Ann Patchett's 'State of Wonder' Takes Readers Deep Into the Jungle

JUNGLE BOOK: Patchett’s compelling update of Heart of Darkness is bogged down by the heavy symbolism around one of its central characters.

JUNGLE BOOK: Patchett’s compelling update of Heart of Darkness is bogged down by the heavy symbolism around one of its central characters.

If you’re an English major—and I was—you spend a lot of time discussing symbolism and imagery. And even though such blatant and obvious interpretations have long fallen from favor in the lexicon of contemporary critical analysis, you still end up noticing it and thinking about it and writing crummy papers full of it. And sometimes you find those papers when you’re unpacking boxes after a move, and you think to yourself, “Good God, did I really write a paper arguing this John Berryman poem was in fact a mathematical equation? And did I really get an ‘A’ on it?” And college and grad school and literary theory and symbolism seems like something that happened in another life, on another planet.

Then you pick up a book like Ann Patchett’s new novel, State of Wonder (Harper). And everything comes rushing back.

To say State of Wonder is full of symbolism and loaded metaphoric imagery is both an overstatement and an understatement. It is an overstatement because it seems to denigrate the magical quality of Patchett’s prose to say that it is full of symbols. If there is one thing above all else that makes State of Wonder worth reading, it is Patchett’s prose. Both lyrical and entrancing, her descriptions envelop you like the tropics envelop her protagonist, Dr. Marina Singh:

“The minute she stepped into the musty wind of the tropical air-conditioning, Marina smelled her own woolliness. She pulled off her light spring coat and the zippered cardigan beneath it, stuffing them into her carry-on where they did not begin to fit, while every insect in the Amazon lifted its head from the leaf it was masticating and turned a slender antenna in her direction. She was a snack plate, a buffet line, a woman dressed for springtime in the North.”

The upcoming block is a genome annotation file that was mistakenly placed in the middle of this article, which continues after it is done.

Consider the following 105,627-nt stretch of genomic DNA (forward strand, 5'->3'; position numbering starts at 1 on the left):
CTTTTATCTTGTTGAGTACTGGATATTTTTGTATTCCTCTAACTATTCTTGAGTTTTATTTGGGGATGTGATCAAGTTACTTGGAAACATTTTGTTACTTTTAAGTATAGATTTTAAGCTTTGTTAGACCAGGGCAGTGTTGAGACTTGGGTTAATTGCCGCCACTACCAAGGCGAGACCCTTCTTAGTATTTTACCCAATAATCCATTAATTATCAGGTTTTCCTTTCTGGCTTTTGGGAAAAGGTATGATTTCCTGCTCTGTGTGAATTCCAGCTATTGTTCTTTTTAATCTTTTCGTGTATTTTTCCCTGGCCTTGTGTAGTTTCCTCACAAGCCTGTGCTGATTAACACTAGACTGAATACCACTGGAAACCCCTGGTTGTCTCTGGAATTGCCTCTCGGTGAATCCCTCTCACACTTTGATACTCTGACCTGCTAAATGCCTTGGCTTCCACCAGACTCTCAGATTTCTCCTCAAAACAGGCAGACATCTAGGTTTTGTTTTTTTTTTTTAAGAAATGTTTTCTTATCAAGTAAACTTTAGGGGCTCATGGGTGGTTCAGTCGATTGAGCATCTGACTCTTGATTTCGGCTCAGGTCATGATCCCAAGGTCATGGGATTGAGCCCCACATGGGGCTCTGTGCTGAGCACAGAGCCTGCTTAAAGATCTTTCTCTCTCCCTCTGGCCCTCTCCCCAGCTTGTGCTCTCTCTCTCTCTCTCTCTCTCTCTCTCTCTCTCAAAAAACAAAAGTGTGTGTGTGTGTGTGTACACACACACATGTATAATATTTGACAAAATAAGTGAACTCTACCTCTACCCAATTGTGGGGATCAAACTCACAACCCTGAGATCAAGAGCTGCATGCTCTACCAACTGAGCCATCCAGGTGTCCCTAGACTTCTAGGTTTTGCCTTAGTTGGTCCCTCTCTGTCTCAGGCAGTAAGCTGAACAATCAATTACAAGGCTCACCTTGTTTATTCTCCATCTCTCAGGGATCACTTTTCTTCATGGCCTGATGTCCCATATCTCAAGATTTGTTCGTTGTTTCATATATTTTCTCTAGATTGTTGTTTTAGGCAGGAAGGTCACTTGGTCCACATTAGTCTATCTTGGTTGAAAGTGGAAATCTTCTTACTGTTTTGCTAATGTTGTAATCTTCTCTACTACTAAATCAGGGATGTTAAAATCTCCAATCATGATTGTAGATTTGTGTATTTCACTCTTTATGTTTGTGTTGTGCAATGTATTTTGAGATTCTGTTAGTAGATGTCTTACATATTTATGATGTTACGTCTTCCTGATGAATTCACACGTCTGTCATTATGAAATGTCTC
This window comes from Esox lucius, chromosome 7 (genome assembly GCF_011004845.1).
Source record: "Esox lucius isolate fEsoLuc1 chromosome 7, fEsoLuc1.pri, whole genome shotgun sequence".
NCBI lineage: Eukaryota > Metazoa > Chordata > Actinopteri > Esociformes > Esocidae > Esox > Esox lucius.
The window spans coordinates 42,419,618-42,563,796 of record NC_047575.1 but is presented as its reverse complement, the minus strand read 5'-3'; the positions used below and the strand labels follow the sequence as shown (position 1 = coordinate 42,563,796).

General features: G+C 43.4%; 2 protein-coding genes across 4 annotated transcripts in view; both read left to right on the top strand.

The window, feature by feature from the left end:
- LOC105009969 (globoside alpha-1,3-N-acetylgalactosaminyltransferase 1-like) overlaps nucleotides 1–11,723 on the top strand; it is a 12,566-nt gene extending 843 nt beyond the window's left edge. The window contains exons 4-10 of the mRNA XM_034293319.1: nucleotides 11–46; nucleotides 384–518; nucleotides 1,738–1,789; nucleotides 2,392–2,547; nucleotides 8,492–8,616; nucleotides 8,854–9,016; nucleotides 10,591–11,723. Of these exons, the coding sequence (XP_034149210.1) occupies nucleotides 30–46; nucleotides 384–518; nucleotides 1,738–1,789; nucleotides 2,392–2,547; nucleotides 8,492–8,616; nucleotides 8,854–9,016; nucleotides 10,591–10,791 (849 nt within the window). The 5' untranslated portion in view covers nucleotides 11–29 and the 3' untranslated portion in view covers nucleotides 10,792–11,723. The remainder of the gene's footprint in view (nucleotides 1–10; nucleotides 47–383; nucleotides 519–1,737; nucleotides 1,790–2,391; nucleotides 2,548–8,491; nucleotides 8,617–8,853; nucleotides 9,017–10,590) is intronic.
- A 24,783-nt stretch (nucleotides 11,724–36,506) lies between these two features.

Singh has become a Brazilian snack plate at the behest of the head of her Minnesota-based pharmaceutical company, Vogel. (That her boss, Mr. Fox, is also her lover is perhaps one of the least convincing subplots of the book.) She is on a journey to discover what really happened in the death of her colleague, Anders Eckman, who had gone to Brazil some months earlier to find the Vogel-funded Dr. Annick Swenson’s jungle laboratory.

Swenson, it turns out, was Singh’s professor in medical school and a mentor of sorts until a tragic accident changed Singh’s career trajectory. Now the older woman is in the latter stages of researching a blockbuster fertility drug—or, at least, that’s what Vogel hopes has been happening. No one at the company has heard from her in ages, which is why Eckman and then Singh are sent after her.

If you think this set up sounds vaguely familiar, well, that’s where the understatement comes in. Patchett isn’t shy about acknowledging that her plot does more than allude to Joseph Conrad’s Heart of Darkness; Marina at one point thinks to herself that she now understands “The horror! The horror!” of the jungle. But there are no famous last words from Swenson, the Kurtz-like character (who also has more than a touch of Dr. Moreau). Unfortunately there are too many times when Swenson seems more like a mouthpiece for debates on medical ethics and reproductive rights than a fully fleshed out character. Too much of Swenson’s dialogue reads like speeches, not dialogue, as in this passage, after she expresses regret for having stitched up the cut in a indigenous girl’s head:

“‘What would the alternative have been?’ Marina asked. …

“‘The question is whether or not you choose to disturb the world around you, or if you choose to let it go on as if you had never arrived. That is how one respects indigenous people. If you pay any attention at all you’ll realize you could never convert them to your way of life anyway. They are an intractable race. Any progress you advance to them will be undone before your back is turned. You might as well come down here to unbend the river.’”

It goes on, but I’ll spare you—that whole conversation, in fact, lasts almost five pages, and there are many, many more conversations like this, full of clunky expository prose and ethical debates. The drug Swenson has been developing is one that could allow women long past childbearing years to have children, but should they? If the same compound can cure malaria, does it make the unethical work now ethical? What about giving the natives malaria in order to ensure the drug’s efficacy to eventually cure them of it forever? What about testing the drugs on her own staff? Herself?

Swenson is no depraved Kurtz, but her centrality to State of Wonder’s overarching symbolism is the book’s largest flaw. Of course the fecund heart of the jungle is the source of the cure for infertility. Of course the woman developing the cure is a mentor/mother figure. Of course her student/daughter figure is struggling with her own as-yet-unfulfilled maternal instincts. Of course.

I complain about this precisely because State of Wonder is otherwise so good—it’s by far the best new book that I’ve read this year—and it seems a shame that a novel that comes so close to the levels of transcendence Patchett reached in Bel Canto is marred by such obvious and overt symbols and themes. Don’t let that stop you from reading State of Wonder by any means, but you’d be best advised to shut down your inner English major before picking up the book.

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